Civic activities, with no monetary reward at the end of it but a good meal, is the spirit of the bayanihan.
This festival is but the primer, a test case to see how well people might take my intrusion into their affairs. If they go all-out here, the thought comes – how could we better could we do any better next year, what if we had more time?
I cannot not tell her directly, only hint at it, but by this time next year I will have radio. It will be 1888, vaudeville is barely a thing yet, and no one knows of the procedures of the noontime variety show.
Yes, being so free with money would make me a target of ne’er do wells, but I will not provide loans. I can provide work. (At some point I am sure that some visitors will make me want to punch faces, but people being too afraid to ask for favors is counter-productive.) Loans require collateral and feelings of resentment, but an employer is responsible for the wellbeing of his employees. There are a lot of public works I could also see accomplished.
Ah, Maria Clara! Sanitation! Prayer cleanses the soul, but cleanliness saves lives! Our mothers… their deaths, their preventable deaths from cholera! I am infuriated now from what I had learned in Germany. Infection and foul waters… not spirits, not weakness, no fault of their own. Clean water to every home, a sewer system to lead the filth straight out of town instead of outhouses that contaminate the water table!
I begin to slap at my legs. Oh my God, all the saints, why, if anyone were to actually stand in my way for this, I ask for her forgiveness in advance, I am willing to get bloody about this. One does not need to be a doctor to save lives.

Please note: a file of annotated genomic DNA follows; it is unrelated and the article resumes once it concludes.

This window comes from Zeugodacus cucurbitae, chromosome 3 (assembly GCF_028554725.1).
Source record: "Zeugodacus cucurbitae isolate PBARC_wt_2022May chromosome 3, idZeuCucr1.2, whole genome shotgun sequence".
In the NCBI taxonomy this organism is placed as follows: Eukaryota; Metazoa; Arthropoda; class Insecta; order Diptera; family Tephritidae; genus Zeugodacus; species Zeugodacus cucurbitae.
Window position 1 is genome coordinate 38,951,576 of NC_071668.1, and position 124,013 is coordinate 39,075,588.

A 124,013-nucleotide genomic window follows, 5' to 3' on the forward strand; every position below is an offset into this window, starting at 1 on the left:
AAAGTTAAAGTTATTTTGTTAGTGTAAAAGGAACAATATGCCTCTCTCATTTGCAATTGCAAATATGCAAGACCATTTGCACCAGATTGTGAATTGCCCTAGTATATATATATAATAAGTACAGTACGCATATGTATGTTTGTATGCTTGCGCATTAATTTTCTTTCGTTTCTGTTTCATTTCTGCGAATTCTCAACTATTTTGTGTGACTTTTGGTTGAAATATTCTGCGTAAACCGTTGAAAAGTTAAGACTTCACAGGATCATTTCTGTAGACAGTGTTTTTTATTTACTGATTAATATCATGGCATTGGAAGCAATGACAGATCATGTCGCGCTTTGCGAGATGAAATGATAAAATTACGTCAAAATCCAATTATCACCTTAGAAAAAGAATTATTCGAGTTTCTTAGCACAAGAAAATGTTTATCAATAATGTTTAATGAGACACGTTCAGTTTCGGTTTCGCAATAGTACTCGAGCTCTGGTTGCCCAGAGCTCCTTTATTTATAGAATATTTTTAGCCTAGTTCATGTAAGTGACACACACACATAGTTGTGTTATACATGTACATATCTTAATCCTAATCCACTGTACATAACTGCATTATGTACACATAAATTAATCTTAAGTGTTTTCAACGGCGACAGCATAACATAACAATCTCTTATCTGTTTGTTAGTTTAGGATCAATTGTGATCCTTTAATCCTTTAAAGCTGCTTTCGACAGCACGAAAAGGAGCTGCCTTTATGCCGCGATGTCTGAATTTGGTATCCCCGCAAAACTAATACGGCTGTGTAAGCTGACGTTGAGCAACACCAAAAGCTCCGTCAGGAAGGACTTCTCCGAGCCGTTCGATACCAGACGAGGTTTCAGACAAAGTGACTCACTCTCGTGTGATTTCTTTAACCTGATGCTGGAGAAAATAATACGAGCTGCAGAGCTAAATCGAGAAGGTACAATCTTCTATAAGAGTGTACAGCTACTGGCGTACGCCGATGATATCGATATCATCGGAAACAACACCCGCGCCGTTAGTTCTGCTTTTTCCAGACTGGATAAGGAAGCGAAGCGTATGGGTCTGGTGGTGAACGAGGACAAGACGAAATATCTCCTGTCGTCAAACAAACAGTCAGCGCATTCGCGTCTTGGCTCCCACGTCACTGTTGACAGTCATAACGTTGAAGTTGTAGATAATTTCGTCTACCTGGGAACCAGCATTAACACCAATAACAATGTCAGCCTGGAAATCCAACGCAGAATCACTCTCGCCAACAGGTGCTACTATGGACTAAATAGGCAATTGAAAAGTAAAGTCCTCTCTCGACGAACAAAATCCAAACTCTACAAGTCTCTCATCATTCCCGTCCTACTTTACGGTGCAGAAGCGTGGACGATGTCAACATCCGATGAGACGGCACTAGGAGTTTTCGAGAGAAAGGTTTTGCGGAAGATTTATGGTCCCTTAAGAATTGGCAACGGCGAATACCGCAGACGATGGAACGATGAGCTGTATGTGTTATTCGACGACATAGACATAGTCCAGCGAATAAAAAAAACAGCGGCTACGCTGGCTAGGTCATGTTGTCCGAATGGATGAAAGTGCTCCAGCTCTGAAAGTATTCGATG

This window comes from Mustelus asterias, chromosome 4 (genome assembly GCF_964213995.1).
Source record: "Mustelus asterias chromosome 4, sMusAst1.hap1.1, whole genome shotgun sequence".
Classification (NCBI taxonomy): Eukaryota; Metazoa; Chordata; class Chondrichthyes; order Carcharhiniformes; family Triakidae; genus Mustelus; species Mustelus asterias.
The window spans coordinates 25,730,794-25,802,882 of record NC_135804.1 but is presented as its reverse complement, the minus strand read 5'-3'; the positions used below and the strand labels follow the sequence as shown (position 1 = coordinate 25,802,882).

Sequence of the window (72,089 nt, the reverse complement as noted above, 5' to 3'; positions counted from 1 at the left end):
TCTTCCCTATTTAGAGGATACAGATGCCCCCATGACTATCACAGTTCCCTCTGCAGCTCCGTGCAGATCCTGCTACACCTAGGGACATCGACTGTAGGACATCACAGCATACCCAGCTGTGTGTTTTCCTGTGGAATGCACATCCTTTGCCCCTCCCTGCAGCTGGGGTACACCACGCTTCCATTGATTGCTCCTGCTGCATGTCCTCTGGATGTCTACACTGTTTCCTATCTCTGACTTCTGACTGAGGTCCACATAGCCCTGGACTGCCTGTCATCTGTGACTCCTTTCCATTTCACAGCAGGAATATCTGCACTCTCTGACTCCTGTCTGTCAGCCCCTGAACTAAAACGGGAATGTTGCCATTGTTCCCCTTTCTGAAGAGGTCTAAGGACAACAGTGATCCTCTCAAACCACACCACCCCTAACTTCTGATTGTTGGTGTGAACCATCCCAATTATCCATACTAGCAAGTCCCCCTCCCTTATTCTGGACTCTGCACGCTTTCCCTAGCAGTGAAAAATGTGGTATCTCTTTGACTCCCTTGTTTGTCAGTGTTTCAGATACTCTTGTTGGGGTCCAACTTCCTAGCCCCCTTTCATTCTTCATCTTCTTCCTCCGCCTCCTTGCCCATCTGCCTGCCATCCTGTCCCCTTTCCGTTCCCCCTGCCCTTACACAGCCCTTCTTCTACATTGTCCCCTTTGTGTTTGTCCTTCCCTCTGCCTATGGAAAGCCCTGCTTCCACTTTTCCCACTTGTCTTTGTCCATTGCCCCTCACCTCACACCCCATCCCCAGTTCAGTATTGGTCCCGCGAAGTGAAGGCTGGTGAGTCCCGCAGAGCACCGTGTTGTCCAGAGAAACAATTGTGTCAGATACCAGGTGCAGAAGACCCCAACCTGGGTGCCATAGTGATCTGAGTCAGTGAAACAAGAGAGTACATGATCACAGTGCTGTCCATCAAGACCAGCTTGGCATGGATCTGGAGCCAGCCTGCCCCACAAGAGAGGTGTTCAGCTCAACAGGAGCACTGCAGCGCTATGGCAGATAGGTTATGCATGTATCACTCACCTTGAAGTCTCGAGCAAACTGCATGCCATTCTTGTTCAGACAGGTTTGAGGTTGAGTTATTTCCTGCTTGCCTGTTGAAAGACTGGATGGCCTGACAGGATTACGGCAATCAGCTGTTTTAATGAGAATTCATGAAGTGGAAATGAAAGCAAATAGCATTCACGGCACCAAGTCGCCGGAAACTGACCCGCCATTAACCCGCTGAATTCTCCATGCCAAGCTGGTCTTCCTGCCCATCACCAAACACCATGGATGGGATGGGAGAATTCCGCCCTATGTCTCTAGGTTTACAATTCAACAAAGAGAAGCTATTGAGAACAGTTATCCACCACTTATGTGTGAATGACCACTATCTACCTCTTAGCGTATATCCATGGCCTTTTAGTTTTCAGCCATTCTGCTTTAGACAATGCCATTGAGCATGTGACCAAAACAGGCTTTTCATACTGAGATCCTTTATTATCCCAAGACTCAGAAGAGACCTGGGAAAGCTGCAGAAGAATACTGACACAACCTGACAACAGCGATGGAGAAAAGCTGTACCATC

Maria Clara has lowered her fan and stares at me intently.
“I apologize for bringing up bad memories, but this is one thing I cannot let stand anymore.”
“I understand now that you are being charitable, but Crisostomo… I fear for you. Even good works can exhaust your wealth.” You are not as wealthy as my father, she implies. I pray you do not follow completely in his footsteps.
“Maria Clara, I have a dream.” I look off into the distance. “It is an achievable dream. I dream that someday, every child at least in our town will be able to read and write. I dream that someday, a family might be able to afford cheese every day, bacon once a week, and pick up cans of condensed milk at a corner store. I dream of my ice ships, sailing from town to town selling ice so that people can more affordably buy meat and fish. I dream of quality goods at the lowest possible prices.”
I explain and faster, as time runs short. “I dream of every worker being able to collect a pension when they are too old, and every person over the age of sixty should receive ten percent discount when buying anything from an Ibarra store. I dream of women working in factories, but not being fired when they get pregnant, but instead being allowed six months of half-pay even when not working.
I dream of the day our town is a host to foreign tourism, when our festivals instead of being considered a money drain becomes a source of revenue. I dream of my submarine, and the wonders I could show hiding just underneath the waves.
In ten years, all possible.
But words are just words, we should all be judged by our actions. I am not exactly a wealthy man. This is where they all misunderstand. What I have is a unique and transformative access to a variety of resources. Wealth – money – is but what society has decided to be the means of transfer.